Melenial Miles: My Japanese Food Rollercoaster


Traveling is a way to see how the world really is. How people live, a snapshot of their realities and lived experience. Food is always a great way to experience the culture of the country. In Tokyo, I decided to do a food tour to learn more about Japanese culture.

Anyone who knows me well knows that I’m a very picky eater and often play it safe, even when I go out to eat. So, the food tour was a challenge as I had to get out of my food comfort zone.

Japanese food is so much more than sushi and actually one of the world’s most diverse; with fresh vegetables, all sorts of meats and seafood, both raw, cooked and grilled – clean eating meets culinary artistry. Japan is one of those places where you can eat blow-fish sashimi, octopus balls, and cow rectum one evening, then follow it all up the next day with a 15-course meal. The culinary experience is not only about the actual food consumed, but also the presentation, the design, the sheer beauty of what you’re eating. Just like its people, Japanese food is sophisticated. There’s logic, there’s a purpose in every facet of the dining experience, in each item in the meal. By design for design. Contrast this with other East Asian cuisines where large pots are shared from the middle of the table.


Lessons Learned on my Japanese food tasting journey


Looks can be deceiving: A Japanese Savory Pancake

The saying not everything is always as it seems has never been truer than when I tried Japan’s savory pancake, okonomiyaki. My mother always says, ‘expectation reduces joy’ and oh how my joy was reduced when I expected this mouthwatering looking pancake to be as great as it looked. Okonomiyaki is a savory pancake stuffed with sliced vegetables, seafood, and other bits, usually cooked on a big griddle or at your table in a cook-your-own style (all the ingredients are blended into the batter so that it is all cooked together, almost like a pancake-omelet). To my disappointment the okonomiyaki didn’t live up to the hype, as I found it bland; only managing to taste the cabbage and wasabi. However, in its defense, I’m used to lots of spice and flavor but Japanese food is subtle (it’s not a burst of flavor) and often takes time for the flavors to come together. The one I tasted was topped with hanakatsuo (dried, and outrageously thin bacon looking smoked bonito skip-jack tuna) flakes that curl like mad when you place them atop hot food. Anyway, lesson learned, expect nothing when it comes to trying new food.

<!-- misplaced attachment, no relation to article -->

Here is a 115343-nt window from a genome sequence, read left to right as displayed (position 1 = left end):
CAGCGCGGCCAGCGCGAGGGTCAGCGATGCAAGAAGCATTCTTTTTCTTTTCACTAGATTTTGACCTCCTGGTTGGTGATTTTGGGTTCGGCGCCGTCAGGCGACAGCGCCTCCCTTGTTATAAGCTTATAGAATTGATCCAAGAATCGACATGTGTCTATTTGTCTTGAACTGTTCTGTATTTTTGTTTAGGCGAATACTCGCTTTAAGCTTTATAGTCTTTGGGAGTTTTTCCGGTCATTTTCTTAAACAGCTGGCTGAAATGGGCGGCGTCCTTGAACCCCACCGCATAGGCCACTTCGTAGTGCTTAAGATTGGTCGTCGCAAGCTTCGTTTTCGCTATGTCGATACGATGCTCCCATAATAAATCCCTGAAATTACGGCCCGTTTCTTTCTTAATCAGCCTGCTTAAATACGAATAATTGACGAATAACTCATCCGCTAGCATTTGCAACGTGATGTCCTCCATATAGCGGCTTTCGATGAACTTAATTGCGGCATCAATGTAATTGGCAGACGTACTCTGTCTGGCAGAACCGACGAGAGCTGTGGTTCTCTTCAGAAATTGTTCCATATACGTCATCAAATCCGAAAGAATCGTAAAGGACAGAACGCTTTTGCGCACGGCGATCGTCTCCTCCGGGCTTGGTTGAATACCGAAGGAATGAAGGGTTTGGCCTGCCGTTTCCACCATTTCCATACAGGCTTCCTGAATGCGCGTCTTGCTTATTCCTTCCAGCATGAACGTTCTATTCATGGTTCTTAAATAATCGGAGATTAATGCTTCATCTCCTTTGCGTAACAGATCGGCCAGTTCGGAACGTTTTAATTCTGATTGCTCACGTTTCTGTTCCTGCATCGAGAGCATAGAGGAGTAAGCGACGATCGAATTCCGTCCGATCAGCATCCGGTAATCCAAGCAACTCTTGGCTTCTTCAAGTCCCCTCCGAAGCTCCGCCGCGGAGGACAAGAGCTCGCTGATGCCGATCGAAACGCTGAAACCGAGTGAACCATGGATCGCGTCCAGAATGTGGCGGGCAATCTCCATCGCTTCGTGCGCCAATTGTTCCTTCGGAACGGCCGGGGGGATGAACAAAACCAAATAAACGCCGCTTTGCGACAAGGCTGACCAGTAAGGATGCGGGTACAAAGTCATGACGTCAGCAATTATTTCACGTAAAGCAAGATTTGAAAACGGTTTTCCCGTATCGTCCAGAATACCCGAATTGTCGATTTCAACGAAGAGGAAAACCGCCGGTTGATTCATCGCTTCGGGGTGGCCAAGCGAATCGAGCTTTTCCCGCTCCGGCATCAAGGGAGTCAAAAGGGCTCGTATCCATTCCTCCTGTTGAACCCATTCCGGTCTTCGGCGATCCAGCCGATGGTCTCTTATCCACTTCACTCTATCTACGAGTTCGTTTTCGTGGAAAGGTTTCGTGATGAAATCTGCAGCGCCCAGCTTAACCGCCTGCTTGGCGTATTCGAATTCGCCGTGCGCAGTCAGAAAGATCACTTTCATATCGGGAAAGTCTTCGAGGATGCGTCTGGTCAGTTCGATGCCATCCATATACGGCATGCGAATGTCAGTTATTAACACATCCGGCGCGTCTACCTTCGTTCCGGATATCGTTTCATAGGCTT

Cooking the okonomiyaki. Photo: Nomvelo Chalumbira

Cooking the okonomiyaki. Photo: Nomvelo Chalumbira

My mother’s words ‘expectation reduces joy’ were not so true in this case of the perfectly marbled beef, Kobe beef. It was the most tender and perfectly cooked pieces of beef I have ever had in my life, no exaggeration. I expected the meat to be chewy because it has to be cooked medium rare but no, the exact opposite, and mind you I like my meat well-done. There almost wasn’t enough of it, as it seemed to disappear in my mouth after a few chews. A must have and try.

Kobe Beef. Photo: Provided


A calculated risk bringing a sweet reward: Different Japanese ice-cream flavors

The Japanese seem as obsessed with ice-cream as I am. I was in icy heaven. They have some of the finest, richest and most delicate ice-cream, often with green tea flavor option. When it comes to choosing ice-cream I tend to play it safe with chocolate or plain old trusty vanilla. So, on my first day of arriving in Tokyo, I challenged myself and tried a rose flavored ice-cream. I didn’t wasn’t to go too crazy but I was still skeptical it was going to taste like watery strawberry but I was wrong. It was so beautifully light but rich at the same time and tasted like creamy rose water. I was surprisingly pleased. It is a must try to have one of the interesting flavors and try their roll ice-cream. Trust me, you will thank me.